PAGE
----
Monday, November 28, 2011

Evaluating The Social Impacts of Mobile Money Services in Cambodia

By Jeff Fang

Between March to September 2011, I collaborated with WING Money Cambodia (WING), a leading mobile money services provider in Cambodia, on a research project to evaluate the social impacts of mobile money services in Cambodia.

Currently,WING allows any customers (individuals and businesses) to transfer, deposit (cash-in) and withdraw (cash-out) money between each other and with anyone in Cambodia as well as top up their pre-paid mobile phone credits with their SMS-enabled mobile phones at low cost. Payment transactions like sending/receiving money, phone top-up can be done from any mobile phone, and secured by a personal 4-digits pin code. There is no monthly fee charged for holding a mobile wallet with WING and all the money are safely stored in a regulated bank.

I am both thankful and privileged to be part of this research collaboration with WING. It has been an exciting journey for me to travel to different rural towns to interact with different mobile money community sales representatives, customers and merchants/agents to find out first-hand how WING’s mobile money services has really made positive changes to their small business activities, local cultural norms, social well-being and financial management habits.

Below are 2 customer profile stories which are shortened versions of more detailed interview sessions conducted as part of the current research project collaboration between RMIT University Australia and WING. The names have been left out for privacy concerns.

Sunday, November 27, 2011

IMTFI PANEL at 54th Annual Meeting of the African Studies Association

By IMTFI researcher Vivian Dzokoto

Since 1957, the African Studies Association (ASA) has converged individuals with academic and professional interests in Africa, and served as the leading North American organization promoting the academic study of that continent. This year, IMTFI sponsored a panel at ASA’s annual meeting in Washington, D.C. In line with the conference theme “50 Years of African Liberation,” the IMTFI panel was titled “Money, Technology and Financial Inclusion in Africa: What We Know After 50 Years of Liberation.”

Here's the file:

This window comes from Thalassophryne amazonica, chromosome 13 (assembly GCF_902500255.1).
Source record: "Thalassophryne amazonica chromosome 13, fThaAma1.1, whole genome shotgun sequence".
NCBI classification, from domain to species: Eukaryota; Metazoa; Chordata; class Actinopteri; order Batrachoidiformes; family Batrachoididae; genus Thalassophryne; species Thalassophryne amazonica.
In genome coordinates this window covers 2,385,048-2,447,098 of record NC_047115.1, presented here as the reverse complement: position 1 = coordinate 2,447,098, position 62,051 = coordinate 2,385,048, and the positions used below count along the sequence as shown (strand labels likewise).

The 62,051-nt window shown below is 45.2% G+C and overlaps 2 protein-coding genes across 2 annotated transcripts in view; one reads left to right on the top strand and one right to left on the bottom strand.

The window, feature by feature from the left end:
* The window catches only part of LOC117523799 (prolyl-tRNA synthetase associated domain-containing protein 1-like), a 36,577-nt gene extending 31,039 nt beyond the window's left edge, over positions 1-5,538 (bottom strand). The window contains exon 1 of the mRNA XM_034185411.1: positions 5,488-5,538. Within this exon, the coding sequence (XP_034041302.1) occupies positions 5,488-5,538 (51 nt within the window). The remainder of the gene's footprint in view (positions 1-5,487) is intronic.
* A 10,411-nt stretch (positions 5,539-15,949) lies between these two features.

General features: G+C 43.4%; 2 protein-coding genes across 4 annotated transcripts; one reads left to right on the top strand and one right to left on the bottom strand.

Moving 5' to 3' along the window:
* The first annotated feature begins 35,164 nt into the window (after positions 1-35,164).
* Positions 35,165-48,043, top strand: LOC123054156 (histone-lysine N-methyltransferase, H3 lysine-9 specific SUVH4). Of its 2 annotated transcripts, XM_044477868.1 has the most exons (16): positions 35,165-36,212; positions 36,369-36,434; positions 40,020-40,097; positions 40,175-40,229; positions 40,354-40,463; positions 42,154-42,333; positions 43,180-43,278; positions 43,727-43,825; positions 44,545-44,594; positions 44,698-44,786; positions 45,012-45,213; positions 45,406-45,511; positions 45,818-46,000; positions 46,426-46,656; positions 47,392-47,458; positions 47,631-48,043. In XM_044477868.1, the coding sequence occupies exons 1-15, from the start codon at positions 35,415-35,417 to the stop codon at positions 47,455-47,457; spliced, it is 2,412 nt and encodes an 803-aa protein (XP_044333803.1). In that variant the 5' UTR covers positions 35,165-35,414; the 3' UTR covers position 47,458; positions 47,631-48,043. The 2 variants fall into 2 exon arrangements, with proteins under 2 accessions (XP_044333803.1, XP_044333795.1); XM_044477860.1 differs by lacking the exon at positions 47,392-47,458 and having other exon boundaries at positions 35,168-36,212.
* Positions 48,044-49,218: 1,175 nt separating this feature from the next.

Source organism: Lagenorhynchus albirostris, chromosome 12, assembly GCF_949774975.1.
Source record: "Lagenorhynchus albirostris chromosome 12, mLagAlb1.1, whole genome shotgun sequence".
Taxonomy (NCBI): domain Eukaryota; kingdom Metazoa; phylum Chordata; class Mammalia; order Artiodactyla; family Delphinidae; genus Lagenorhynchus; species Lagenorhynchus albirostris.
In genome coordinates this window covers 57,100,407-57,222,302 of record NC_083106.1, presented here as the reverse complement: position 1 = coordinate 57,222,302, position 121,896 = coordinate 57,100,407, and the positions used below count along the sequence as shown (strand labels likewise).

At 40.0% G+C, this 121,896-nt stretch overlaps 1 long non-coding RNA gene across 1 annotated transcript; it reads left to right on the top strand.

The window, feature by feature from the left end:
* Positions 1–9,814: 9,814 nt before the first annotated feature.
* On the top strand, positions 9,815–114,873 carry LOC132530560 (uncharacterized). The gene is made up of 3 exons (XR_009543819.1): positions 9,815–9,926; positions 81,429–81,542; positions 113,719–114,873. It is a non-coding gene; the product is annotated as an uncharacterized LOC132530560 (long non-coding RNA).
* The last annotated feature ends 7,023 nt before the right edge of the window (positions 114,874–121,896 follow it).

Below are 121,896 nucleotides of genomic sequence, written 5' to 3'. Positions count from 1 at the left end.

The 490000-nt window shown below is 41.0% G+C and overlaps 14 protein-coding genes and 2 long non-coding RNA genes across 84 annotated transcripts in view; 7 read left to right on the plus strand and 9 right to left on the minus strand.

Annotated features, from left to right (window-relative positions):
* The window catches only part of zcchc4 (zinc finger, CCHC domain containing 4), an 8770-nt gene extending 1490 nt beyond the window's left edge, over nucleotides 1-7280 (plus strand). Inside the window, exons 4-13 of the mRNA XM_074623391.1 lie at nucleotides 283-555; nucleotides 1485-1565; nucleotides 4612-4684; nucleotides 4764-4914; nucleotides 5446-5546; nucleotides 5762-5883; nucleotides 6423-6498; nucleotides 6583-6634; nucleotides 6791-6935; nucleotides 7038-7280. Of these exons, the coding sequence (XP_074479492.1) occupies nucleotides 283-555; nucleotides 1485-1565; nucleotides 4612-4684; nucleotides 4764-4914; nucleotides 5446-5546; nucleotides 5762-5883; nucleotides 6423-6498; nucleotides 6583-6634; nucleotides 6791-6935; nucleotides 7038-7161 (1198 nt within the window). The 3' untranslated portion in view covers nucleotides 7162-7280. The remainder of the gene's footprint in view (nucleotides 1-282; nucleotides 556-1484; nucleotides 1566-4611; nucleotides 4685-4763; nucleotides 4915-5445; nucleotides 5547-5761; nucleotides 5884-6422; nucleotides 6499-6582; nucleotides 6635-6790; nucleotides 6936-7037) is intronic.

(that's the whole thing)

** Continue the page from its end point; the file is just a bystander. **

Out of the conference’s 214 panels, the IMTFI-sponsored panel was the only one that focused on contemporary financial services and the poor. The panel highlighted major findings from 4 of 20 research projects focusing on various countries in Africa that IMTFI has funded over the past 3 years. Presenters examined pathways and obstacles to achieving financial inclusion for the poor in Botswana, Ghana, Kenya, and Ethiopia.

Monday, November 14, 2011

Funny Money Roundup

While IMTFI remains firmly focused on the intersection of novel and not-so-novel technologies and monetary practices (payments, value storage, and so on)—and, in particular, on the world of mobile money—we are also interested in money, finance, and the economy more generally. As a part of our new blog, we are initiating a recurring feature that will highlight, with a list of entirely noncomprehensive and thoroughly idiosyncratic links, interesting debates, developments, and other tidbits about money from around the Internet. The goal is simply to draw some attention to the diverse worlds of money, its meanings and uses. We’re calling it the Funny Money Roundup. If you have come across something interesting that you think we might like, send it to IMTFI research assistant Taylor Nelms at For our inaugural link list, we've got a set of stories about bitcoin, everyone's favorite crypto-currency. Enjoy!

Wednesday, November 9, 2011

Nigerian Mobile Money Survey

IMTFI is pleased to be able to offer insight into Nigerian trends based on this survey of over 4000 rural and urban Nigerians from every region of the country. In light of the mobile money industry’s interest in Nigeria, and the recent issuing of licenses by the Central Bank of Nigeria to 11 mobile money businesses, we hope that the trends that we have identified here will allow for a better understanding of this important area in its own terms, not just in reference to the mobile money miracle of Kenya.

The survey revealed information including the gender and location of banked and unbanked populations, respondents' experiences with mobile money, their preferences regarding mobile channels, their preferences regarding mobile money providers and mobile money transactions, and how they anticipate using mobile money when they have access to it.

These data suggest that Nigeria is ready for mobile money, especially money transfer. Bill pay is desired by Nigerian respondents and that mobile money agents are likely to play an important role as the Nigerian mobile money system develops. They also reveal that potential clients have very mixed feelings about banks, and different kinds of worries regarding theft and fraud. Concern and confidence depend on where and who respondents are in Nigeria.

Click here to read our working paper!